Fishermen say fish discard ban has no legal certainty
The Scottish Fishermen's Federation has criticised a ban on discarding unwanted fish into the sea as being "without a sensible legal platform".
They said the ban contradicted existing regulations on landing fish.
The ban is part of a new deal on fishing quotas and industry rules that has been reached after negotiations in Brussels.
Both the Scottish and UK governments have welcomed the deal.
Much of the discussion around the negotiations centred on how to deal with the ban, which will come into force in January for species such as herring and mackerel, and a year later for cod and haddock.
Fishing boats will be obliged to land unwanted species caught in their nets.
The practice of throwing dead fish back into the sea had increased due to strict EU quotas on which fish could be landed, part of efforts to conserve fish stocks.
In 2009, Scottish vessels were forced by the Common Fisheries Policy to discard almost 28,000 tonnes of fish, about a quarter of the white fish catch, valued at £33m.
The practice was changed after public outcry, reflected in TV shows such as Hugh's Fish Fight, presented by Hugh Fearnley-Whittingstall.
However, speaking to the BBC, Bertie Armstrong, chief executive of the Scottish Fishermen's Federation, claimed that the ban "was rushed in without consultation" and provided "no legal certainty".
"We will do our best, of course, to reduce discarding as quickly as possible and as far as possible," he said.
"But we are angry that a revolution in fishing management is being introduced in this ramshackle way."
The Scottish MEP Ian Duncan, who sits on the European Committee on Fisheries, told the BBC that existing legislation would be amended to accommodate the discard ban.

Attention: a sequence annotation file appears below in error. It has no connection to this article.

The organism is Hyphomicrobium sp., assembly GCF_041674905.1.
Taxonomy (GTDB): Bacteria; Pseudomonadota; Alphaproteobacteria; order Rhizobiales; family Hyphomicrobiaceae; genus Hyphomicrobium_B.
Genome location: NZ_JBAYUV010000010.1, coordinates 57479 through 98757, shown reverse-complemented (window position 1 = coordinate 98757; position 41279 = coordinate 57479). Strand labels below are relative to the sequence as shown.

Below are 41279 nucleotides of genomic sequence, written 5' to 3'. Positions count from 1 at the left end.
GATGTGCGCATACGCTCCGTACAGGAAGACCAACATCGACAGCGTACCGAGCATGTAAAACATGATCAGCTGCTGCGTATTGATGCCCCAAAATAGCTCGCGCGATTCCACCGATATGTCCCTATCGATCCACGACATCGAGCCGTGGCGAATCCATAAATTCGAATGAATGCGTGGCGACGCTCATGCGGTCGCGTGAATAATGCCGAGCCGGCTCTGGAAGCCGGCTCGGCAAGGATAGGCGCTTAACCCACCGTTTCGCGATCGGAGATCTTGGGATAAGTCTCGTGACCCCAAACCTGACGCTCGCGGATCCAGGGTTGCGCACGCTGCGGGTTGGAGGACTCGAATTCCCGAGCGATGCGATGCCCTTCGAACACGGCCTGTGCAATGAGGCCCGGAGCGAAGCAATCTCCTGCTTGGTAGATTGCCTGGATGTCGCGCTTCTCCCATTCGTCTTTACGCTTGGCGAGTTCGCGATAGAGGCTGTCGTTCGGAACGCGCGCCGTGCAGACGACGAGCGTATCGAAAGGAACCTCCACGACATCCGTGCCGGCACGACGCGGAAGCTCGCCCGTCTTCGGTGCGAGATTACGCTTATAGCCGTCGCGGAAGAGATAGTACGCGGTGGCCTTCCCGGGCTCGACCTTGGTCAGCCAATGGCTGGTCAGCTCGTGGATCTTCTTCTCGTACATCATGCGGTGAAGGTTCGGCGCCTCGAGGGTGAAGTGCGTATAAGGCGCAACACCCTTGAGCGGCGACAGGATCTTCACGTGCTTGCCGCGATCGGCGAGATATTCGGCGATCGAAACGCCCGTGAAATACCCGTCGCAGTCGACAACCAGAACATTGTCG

However, he said he had severe reservations about the way the process had been carried out.
He is still concerned that the current ambition to amend all legislation in one go will lead to confusion, and undermine the ban.
"You're asking for such a big culture shift in the industry - you really need to make sure that the industry understands what it's meant to be doing", he said.
"We are continually telling fishermen they must fish within the law - but in this case we can't even make the law."
Scottish Fisheries Secretary Richard Lochhead said he had been "making a plea" for Europe to give greater urgency to preparing for the implementation of the discard ban.
The Cod Conundrum
Amending the existing regulations on discarding catch will be easier for some species than others.
Fish such as herring and mackerel (pelagic fish) are generally considered to be a 'cleaner' catch - that is to say, most of the fish caught will be of the desired species.
The 'mixed white fishery', which includes cod and haddock, has a much higher chance of bringing up other species in its nets.
Dr Duncan says this means that amending regulations for pelagic fish will be much simpler than for cod and haddock, and so should be done sooner.
Both the Scottish and UK governments welcomed the deal, with the latter saying it had secured the "best possible deal".
The Scottish government hailed its "main wins" as a freeze on proposed cuts to the days when fishermen can go to sea, and gains in key quotas.
The Brussels deal resulted in increases for North Sea monkfish (20%) and prawns (15%), and West Coast haddock (14%) and monkfish (20%).
Mr Lochhead said: "It gives much-needed economic stability not just to the fleet, but to our onshore sector and the coastal communities who depend on the jobs the sector provides."
A statement from the Department for Environment, Food and Rural Affairs (Defra) said they had delivered a fair deal for fishermen, "striking the right balance between supporting business, and conserving fish stocks to safeguard the future livelihoods of our fishing fleets and their local communities".